I like to think that I'm a pragmatist. I love classic film and I love TCM, but I do accept that it is a business, a business that makes its money on classic film. If that means they sometimes show a crappy public domain B movie instead of Billy Wilder or Hitchcock, I'm cool with that. If that means, I have to look at the same promo for the Noir Alley Boutique on 20 times a week, I'm cool with that too. I love classic film. I'm addicted to classic film, and TCM is what provides me my fix. When I need a good hit of Joan Blondell, where else am I going to go?

Friday, December 15, 2017

What a Character Blogathon: Charles Lane

This post is part of the 6th Annual What a Character Blogathon, hosted by, Outspoken & Freckled, Once Upon A Screen, and Paula's Cinema Club.

Charles Lane is one of those character actors whom even if you don't know his name, you probably know his work. Specializing in crabby authority figures, Charles Lane was the go-to guy when film or TV producers needed a mean miserly lawyer, judge, tax collector, banker, or landlord. A lot of actors complain about being typecast, but probably no one had more right to than Charles Lane. Then again with 361 IMDB credits and a career that spanned 77 years, he had a career that few could boast of.

Born in San Francisco on January 26, 1905 as Charles Levinson, he was one of the oldest living survivors of the Great 1906 San Francisco Earthquake. As a young man, he spent a short time selling insurance before turning to acting at the Pasadena Playhouse in 1929. His first film appearance was as an uncredited man in train station in City Girl (1930), F.W. Murnau's second to last film. In 2005, he was honored at the TVLand Awards for his long career and 100th birthday. As he accepted the award, he told the audience, "In case anyone's interested, I'm still available!" He later appeared as the Narrator of a short adaptation of A Night Before Christmas, when he was 101 years old.

Many of his roles in the early 1930s were uncredited, playing desk clerks, cashiers, and salesmen, but by the mid-1930s, a pattern starts to emerge as you see more of the parts he would become known for, lawyers, judges, and a state examiner.  He appeared in many of director Frank Capra's best films:

  • Mr. Deeds Goes to Town - Plays Hallor, the crooked lawyer for Deeds' benefactor's commonlaw wife.
  • You Can't Take It with You - Plays Henderson, the IRS agent who informs Lionel Barrymore that he needs to file tax returns.
  • Mr. Smith Goes to Washington - Plays Nosey, one of the reporters who dupes James Stewart into making a fool of himself when he first hits Washington. 
  • Arsenic and Old Lace - Plays one of the reporters, who recognizes famous bachelor, Cary Grant, as he is trying to apply for a marriage license. 
  • It's a Wonderful Life - Again with Lionel Barrymore (Mr. Potter) as his rent collector who informs him that he's losing money from the poor suckers who are now leaving his slums to live in the affordable homes built and financed by George Bailey (James Stewart).
Other memorable Charles Lane film roles include, Larsen, the accountant for the Totten Foundation, the organization financing the encyclopedia, being written by Gary Cooper and the other professors in Ball of Fire, the landlord in the Christmas classic, It Happened on Fifth Avenue, and the airport manager who tries to keep Buddy Hackett and and Mickey Rooney from waking the drunk pilot/airplane owner, Jim Backus, in It's a Mad Mad Mad Mad World.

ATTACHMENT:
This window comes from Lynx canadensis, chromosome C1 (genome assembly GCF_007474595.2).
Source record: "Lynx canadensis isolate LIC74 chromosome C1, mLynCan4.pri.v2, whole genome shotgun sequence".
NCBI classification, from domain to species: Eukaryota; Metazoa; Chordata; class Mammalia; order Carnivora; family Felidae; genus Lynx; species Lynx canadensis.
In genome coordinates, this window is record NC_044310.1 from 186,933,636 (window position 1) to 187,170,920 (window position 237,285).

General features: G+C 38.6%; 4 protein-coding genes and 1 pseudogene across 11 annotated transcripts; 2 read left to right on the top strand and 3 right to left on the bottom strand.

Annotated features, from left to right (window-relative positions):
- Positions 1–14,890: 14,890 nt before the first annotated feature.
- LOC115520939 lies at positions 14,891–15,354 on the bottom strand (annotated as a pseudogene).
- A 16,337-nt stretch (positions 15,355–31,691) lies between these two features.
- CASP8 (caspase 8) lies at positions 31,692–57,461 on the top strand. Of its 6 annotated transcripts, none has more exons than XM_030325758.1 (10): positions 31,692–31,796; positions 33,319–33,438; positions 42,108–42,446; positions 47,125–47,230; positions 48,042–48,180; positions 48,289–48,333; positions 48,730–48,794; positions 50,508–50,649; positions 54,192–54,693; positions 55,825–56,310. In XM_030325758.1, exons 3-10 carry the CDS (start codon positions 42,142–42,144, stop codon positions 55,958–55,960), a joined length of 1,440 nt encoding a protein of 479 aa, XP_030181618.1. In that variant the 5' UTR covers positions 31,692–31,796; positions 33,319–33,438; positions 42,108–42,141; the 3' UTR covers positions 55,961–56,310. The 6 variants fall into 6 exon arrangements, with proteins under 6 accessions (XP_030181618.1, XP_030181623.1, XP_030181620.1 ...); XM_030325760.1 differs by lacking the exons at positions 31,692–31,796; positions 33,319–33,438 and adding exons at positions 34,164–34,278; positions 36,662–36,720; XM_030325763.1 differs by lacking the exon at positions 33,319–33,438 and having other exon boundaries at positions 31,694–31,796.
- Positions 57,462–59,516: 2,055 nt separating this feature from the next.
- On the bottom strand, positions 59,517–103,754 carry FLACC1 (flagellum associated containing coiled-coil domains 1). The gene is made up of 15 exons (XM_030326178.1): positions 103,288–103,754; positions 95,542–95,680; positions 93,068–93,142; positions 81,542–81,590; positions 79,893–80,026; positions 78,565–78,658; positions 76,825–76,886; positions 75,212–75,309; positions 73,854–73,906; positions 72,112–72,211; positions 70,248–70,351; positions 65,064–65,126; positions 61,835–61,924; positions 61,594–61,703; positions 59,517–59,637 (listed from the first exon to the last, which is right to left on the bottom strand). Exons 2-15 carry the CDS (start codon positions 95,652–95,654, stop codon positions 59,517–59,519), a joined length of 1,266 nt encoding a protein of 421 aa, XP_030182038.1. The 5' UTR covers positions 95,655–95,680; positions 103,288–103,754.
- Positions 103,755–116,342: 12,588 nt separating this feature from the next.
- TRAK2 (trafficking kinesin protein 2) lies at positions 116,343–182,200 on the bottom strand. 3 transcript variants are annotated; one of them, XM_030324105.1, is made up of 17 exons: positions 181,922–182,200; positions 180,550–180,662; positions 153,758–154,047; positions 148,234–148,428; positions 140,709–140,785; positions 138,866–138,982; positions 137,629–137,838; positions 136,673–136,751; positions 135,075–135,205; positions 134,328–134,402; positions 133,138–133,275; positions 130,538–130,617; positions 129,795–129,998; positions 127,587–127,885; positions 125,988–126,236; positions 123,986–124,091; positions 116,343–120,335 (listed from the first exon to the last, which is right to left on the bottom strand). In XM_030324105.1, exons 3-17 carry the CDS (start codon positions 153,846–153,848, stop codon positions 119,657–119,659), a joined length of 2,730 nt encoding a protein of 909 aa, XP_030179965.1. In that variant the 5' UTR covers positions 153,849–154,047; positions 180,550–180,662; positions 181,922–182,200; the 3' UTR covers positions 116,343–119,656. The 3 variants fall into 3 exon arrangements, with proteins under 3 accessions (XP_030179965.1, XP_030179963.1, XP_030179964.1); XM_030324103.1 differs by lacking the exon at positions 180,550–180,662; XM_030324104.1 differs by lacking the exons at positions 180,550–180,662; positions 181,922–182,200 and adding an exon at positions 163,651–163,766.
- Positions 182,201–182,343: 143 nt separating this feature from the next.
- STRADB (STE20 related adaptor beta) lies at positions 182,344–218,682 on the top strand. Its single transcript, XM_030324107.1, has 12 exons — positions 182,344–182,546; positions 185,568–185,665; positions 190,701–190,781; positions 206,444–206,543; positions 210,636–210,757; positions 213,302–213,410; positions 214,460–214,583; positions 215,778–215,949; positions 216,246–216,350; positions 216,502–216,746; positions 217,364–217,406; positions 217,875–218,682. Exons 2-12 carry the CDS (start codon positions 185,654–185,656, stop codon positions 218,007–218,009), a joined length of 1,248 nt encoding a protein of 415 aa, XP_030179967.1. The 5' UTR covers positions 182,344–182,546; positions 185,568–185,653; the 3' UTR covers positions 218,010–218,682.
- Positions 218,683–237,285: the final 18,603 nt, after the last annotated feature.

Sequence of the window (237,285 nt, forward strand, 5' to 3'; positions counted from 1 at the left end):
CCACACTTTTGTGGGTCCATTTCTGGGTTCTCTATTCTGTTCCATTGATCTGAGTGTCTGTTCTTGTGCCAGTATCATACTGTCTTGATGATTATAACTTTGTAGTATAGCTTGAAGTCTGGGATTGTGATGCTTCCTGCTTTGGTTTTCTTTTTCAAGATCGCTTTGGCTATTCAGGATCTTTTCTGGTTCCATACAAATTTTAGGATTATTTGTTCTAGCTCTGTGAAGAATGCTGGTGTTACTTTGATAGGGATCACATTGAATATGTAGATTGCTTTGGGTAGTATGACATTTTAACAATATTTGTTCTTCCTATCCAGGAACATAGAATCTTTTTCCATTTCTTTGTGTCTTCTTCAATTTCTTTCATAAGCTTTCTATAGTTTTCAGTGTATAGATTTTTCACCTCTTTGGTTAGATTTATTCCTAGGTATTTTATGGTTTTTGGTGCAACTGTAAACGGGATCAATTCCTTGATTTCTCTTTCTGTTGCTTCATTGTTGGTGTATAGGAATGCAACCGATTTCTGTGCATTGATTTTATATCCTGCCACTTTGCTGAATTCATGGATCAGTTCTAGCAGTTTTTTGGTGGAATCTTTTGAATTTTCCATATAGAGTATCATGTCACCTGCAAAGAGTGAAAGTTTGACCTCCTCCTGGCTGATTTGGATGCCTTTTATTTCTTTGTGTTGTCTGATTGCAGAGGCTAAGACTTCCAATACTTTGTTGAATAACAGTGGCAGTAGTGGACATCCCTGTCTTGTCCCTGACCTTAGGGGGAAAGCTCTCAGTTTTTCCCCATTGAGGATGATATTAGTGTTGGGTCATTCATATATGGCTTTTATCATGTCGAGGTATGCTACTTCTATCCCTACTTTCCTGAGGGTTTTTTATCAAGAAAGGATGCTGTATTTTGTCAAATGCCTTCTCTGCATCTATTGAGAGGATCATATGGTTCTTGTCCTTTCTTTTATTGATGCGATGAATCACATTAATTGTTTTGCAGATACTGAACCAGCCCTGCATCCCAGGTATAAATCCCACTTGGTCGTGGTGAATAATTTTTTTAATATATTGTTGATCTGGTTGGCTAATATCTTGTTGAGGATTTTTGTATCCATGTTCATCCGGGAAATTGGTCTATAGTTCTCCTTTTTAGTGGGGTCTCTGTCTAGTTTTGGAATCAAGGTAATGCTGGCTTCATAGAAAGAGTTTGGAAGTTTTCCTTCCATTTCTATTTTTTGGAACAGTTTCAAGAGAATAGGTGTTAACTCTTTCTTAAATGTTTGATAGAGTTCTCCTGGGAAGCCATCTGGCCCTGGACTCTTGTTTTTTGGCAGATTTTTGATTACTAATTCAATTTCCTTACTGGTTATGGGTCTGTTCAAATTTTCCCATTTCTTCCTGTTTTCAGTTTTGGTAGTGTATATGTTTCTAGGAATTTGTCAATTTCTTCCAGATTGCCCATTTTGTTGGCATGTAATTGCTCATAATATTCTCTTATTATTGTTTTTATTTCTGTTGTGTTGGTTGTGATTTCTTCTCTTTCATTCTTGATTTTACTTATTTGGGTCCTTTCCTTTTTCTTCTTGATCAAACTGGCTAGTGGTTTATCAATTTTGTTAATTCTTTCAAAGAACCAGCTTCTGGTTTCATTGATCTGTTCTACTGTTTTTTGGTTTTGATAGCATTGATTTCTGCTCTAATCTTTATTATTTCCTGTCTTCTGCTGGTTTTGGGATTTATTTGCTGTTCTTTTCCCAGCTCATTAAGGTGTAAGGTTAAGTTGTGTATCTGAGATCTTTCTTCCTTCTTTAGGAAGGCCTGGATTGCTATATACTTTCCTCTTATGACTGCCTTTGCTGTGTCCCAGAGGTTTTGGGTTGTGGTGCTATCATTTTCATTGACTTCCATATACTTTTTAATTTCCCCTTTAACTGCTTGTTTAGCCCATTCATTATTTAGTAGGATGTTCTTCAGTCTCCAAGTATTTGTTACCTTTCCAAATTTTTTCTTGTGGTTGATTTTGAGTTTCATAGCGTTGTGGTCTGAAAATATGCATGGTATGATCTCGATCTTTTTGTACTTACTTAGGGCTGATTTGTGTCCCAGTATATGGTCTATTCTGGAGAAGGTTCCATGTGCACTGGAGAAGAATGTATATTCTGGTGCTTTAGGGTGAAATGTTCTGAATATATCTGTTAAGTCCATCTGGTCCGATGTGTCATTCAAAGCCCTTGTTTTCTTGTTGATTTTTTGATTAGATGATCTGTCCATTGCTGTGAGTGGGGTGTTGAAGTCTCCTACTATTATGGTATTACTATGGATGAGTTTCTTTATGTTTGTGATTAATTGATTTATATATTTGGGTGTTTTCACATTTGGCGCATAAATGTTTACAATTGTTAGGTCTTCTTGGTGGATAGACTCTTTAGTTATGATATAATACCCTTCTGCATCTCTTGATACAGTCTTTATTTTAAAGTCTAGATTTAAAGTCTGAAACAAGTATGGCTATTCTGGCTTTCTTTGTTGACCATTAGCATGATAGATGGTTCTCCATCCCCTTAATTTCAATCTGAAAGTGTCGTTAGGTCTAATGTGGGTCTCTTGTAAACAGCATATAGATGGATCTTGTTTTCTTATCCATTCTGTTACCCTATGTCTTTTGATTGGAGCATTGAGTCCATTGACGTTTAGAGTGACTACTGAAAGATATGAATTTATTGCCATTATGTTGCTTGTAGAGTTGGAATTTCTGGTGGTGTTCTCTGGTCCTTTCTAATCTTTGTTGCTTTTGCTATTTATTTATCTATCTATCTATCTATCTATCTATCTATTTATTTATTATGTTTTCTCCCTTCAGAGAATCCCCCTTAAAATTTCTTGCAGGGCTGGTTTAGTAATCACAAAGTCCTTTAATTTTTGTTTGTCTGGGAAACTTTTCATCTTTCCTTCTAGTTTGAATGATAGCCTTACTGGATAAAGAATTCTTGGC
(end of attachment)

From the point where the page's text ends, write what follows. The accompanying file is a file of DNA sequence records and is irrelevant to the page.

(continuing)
At times, Lane had so much work that he had to shoot two pictures on the same day. He would show up in the morning for wardrobe say his few lines of dialog on one film and then move to a different set for new wardrobe and another small part on a second film all on the same day. Sometimes, he would go to the movies, not remembering that he had appeared in the film he was watching until he showed up onscreen. 

Charles Lane was also founding member of both the Screen Actor's Guild and the Television Academy. Television turned out to be as much of a boom for Charles Lane as motion pictures had been for him earlier. He was a good friend of Lucile Ball, whom he had met when they were working on musicals at RKO. He appeared on multiple episodes of I Love Lucy and The Lucy-Desi Comedy Hour and had a recurring role on The Lucy Show

One of the few times, you will ever see Lane smile a real smile onscreen
in the few seconds he thinks he has a son, before learning otherwise
Charles Lane appeared in one the most viewed episodes of I Love Lucy ever, "Lucy Goes to the Hospital," where little Ricky is born. At the time it first aired, over 70% of the people who owned a television in America tuned in to see this episode. He played Mr Stanley, an expectant father in the waiting room with Desi Arnaz. While Desi is a nervous wreck, Lane is calm and collected, he already has six children, all girls. When the nurse comes in to tell him she has a surprise, Lane is excited to learn that his wife has finally given birth to a son, but his elation is short lived. His wife has not given birth to a son, but triplets, three more girls. "Nine girls," he laments in that distinctive growl of his. 

"Well, you can always plan on a girls' softball team," quips William Frawley (Fred Mertz). 

Charles Lane appeared in dozens and dozens of TV shows. The following are just the ones I remember watching either in first run or in syndication:
  • Perry Mason
  • The Untouchables
  • The Twilight Zone
  • Maverick
  • Mr. Ed
  • Dennis the Menace
  • The Many Loves of Dobie Gillis
  • The Andy Griffith Show
  • Get Smart
  • The Munsters
  • F Troop
  • The Man from U.N.C.L.E.
  • The Wild Wild West
  • Gomer Pyle: USMC
  • Green Acres
  • Petticoat Junction
  • The Flying Nun
  • The Beverly Hillbillies
  • Bewitched
  • The Odd Couple
  • The Rookies
  • Medical Center
  • Rhoda
  • Chico and the Man
  • Maude